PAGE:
A laughable hybrid of superhero film, Highlander, Altered Carbon and Wanted, Infinite is a sorry, overly familiar mess based on D. Eric Maikranz’s book The Reincarnationist Papers. A miscast Mark Wahlberg plays Evan McCauley, a man who via clumsy voiceover tells us he is a schizophrenic who somehow knows how to make samurai swords and fails to really recognize himself in the mirror. That is because he is an Infinite, reincarnated into several bodies over the centuries – and he needs to defend the world from Chiwetel Ejiofor’s Bathurst, who wants to find an egg that will destroy life on Earth.
Helping him to recover his memories from past lives, locate the egg and brush up on his fighting skills are Sophie Cookson’s Nora, Jóhannes Jóhannesson’s axe-wielding Viking type and Liz Carr’s M-like exposition mouthpiece Garrick. There’s also Jason Mantzoukas, supposedly amusing light relief as a fixer of Wahlberg’s memories.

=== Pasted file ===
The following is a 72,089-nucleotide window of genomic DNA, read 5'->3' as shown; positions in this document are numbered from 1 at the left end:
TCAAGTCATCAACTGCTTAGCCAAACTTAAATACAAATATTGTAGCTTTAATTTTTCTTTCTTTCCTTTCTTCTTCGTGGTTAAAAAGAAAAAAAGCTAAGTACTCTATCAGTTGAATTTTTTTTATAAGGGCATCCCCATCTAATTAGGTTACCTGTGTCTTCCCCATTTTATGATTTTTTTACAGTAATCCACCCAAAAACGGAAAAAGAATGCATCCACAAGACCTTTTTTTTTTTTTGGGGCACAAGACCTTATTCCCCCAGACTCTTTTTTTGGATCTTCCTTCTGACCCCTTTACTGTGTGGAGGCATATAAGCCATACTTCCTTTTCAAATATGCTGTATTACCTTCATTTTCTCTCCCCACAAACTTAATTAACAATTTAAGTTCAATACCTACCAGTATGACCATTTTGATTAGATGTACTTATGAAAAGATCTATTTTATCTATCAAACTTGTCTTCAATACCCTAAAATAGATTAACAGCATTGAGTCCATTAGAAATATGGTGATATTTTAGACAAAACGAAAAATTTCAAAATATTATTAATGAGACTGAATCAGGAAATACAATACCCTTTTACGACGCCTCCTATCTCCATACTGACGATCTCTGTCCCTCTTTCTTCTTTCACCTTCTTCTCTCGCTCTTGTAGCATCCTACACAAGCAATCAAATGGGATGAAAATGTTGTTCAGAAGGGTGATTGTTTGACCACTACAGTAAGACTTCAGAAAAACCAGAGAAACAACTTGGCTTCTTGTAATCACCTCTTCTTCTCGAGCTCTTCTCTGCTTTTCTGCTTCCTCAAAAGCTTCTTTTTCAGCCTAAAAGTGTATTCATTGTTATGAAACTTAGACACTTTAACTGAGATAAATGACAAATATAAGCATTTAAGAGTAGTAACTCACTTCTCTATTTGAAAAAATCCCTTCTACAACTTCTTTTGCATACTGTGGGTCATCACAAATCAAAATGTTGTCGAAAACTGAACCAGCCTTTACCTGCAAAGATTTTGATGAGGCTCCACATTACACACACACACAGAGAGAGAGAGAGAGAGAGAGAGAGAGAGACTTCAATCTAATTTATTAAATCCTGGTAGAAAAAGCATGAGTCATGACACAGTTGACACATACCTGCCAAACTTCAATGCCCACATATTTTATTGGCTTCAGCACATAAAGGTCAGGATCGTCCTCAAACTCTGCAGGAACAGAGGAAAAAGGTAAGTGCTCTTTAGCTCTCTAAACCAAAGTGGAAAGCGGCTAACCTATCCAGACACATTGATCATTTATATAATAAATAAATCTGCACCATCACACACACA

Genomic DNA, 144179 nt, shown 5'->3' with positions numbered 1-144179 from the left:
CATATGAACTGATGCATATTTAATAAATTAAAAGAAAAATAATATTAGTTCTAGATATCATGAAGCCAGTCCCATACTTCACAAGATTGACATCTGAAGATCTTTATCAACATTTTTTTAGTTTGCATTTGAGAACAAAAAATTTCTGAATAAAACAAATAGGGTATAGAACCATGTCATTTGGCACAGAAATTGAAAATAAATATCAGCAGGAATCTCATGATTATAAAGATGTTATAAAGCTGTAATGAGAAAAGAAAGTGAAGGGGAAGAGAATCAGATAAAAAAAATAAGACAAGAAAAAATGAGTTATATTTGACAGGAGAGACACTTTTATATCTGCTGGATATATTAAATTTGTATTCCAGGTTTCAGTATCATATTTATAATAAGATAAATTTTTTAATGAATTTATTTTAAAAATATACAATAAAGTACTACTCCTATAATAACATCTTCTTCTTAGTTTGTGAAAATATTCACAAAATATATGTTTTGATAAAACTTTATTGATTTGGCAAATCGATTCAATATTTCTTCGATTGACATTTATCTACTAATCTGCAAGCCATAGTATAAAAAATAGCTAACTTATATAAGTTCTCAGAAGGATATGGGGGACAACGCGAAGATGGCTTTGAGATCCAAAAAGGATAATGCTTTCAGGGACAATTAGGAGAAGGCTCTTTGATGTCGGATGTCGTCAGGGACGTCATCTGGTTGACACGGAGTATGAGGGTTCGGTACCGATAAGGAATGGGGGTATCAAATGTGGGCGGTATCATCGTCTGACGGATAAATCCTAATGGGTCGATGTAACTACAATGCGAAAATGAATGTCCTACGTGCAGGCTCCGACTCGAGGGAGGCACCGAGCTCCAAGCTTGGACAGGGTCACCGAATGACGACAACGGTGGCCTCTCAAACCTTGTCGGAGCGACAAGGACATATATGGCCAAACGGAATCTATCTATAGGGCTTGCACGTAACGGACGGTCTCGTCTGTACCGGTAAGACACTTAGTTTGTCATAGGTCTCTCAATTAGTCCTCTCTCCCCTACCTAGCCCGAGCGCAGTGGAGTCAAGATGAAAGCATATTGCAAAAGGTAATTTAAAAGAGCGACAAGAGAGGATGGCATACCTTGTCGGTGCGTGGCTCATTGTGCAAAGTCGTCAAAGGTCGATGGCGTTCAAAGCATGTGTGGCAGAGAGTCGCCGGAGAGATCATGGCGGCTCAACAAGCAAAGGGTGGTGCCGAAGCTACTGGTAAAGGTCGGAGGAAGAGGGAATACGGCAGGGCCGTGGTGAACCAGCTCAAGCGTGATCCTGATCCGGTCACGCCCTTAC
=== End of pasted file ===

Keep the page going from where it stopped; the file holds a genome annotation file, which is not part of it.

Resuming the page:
It’s all utter nonsense – glib and empty, with plenty of CGI-abetted action sequences. A terribly clunky script attempts to set up a mythology under Antoine Fuqua’s functional direction; Ejiofor tries his best to give his baddy gravitas, but Wahlberg woodenly smarms, looking as unconvinced by the film as we are. An incredibly over the top finale manages to pilfer from Inception, Moonraker and the Fast & Furious series to underwhelming effect.
What does give the film a certain cache, for Welsh viewers at any rate, are the sequences shot in Cardiff: mayhem at the doubling-for-New York City Road junction, Bute Park also stepping in for Central Park. Apart from these brief moments of interest, Infinite is infinitely avoidable.
Dir: Antoine Fuqua (12A, 104 mins)
Streaming now via Amazon Prime
words KEIRON SELF